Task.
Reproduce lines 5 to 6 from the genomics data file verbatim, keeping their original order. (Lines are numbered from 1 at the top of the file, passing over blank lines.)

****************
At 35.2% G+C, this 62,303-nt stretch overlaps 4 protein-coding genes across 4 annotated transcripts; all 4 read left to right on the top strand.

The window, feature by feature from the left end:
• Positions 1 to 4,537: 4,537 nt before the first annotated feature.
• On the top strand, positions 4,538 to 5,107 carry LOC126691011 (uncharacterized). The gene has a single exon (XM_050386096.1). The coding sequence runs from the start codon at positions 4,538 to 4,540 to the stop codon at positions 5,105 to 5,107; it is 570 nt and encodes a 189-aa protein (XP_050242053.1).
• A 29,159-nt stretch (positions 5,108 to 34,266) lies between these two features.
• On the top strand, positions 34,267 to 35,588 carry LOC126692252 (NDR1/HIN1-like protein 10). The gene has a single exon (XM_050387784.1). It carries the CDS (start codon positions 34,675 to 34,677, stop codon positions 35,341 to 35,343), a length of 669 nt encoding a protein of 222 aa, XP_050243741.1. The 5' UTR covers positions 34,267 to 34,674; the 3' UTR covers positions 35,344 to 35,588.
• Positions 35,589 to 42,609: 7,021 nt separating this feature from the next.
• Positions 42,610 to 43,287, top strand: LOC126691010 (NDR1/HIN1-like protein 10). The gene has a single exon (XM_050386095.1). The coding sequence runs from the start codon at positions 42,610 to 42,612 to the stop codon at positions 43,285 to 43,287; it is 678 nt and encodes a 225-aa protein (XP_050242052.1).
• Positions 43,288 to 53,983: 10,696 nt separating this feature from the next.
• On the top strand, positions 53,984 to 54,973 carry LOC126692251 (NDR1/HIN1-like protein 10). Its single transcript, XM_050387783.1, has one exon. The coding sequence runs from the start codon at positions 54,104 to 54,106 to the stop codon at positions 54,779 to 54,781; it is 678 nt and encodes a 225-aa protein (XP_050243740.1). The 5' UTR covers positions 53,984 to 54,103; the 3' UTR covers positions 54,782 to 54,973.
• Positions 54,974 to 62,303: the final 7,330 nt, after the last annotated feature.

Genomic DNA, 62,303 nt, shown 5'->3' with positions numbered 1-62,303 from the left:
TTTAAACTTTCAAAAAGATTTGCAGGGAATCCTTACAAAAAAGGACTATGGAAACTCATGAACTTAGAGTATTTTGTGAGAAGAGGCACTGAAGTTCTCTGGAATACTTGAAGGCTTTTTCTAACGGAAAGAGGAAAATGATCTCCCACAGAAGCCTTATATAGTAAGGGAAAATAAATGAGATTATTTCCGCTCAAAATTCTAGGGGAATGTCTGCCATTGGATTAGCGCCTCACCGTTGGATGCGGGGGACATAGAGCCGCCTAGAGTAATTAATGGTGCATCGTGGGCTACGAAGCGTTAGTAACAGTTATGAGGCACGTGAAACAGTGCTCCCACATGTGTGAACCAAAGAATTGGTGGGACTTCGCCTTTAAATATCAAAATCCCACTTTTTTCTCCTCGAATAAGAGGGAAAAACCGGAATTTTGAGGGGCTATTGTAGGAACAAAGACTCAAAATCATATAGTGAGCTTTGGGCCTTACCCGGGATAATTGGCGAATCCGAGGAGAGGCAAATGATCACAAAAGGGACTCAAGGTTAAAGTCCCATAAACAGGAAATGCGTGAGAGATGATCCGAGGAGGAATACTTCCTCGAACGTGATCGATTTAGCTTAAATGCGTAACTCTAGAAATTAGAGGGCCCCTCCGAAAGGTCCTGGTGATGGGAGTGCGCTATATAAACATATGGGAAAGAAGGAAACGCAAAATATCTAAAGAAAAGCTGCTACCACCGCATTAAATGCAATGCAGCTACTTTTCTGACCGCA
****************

• A 29,159-nt stretch (positions 5,108 to 34,266) lies between these two features.
• On the top strand, positions 34,267 to 35,588 carry LOC126692252 (NDR1/HIN1-like protein 10). The gene has a single exon (XM_050387784.1). It carries the CDS (start codon positions 34,675 to 34,677, stop codon positions 35,341 to 35,343), a length of 669 nt encoding a protein of 222 aa, XP_050243741.1. The 5' UTR covers positions 34,267 to 34,674; the 3' UTR covers positions 35,344 to 35,588.